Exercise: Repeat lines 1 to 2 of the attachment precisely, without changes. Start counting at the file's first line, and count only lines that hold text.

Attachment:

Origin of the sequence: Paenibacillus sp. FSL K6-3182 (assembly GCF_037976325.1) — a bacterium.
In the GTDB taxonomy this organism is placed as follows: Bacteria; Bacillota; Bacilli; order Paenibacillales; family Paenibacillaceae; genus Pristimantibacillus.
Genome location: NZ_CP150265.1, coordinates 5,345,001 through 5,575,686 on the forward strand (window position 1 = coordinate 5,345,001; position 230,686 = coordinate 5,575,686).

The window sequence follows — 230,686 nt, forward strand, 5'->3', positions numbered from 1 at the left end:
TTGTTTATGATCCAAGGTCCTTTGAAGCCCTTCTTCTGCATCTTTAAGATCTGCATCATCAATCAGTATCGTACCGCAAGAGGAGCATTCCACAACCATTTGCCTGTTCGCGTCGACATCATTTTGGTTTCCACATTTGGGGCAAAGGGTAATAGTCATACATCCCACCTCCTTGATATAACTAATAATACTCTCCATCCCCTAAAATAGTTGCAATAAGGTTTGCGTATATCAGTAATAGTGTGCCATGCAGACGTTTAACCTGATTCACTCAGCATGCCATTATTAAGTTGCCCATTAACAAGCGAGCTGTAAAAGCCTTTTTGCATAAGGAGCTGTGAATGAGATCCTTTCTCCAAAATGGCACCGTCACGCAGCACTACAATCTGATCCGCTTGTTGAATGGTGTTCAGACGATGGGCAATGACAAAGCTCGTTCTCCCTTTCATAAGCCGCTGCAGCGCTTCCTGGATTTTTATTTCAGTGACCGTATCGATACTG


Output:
Origin of the sequence: Paenibacillus sp. FSL K6-3182 (assembly GCF_037976325.1) — a bacterium.
In the GTDB taxonomy this organism is placed as follows: Bacteria; Bacillota; Bacilli; order Paenibacillales; family Paenibacillaceae; genus Pristimantibacillus.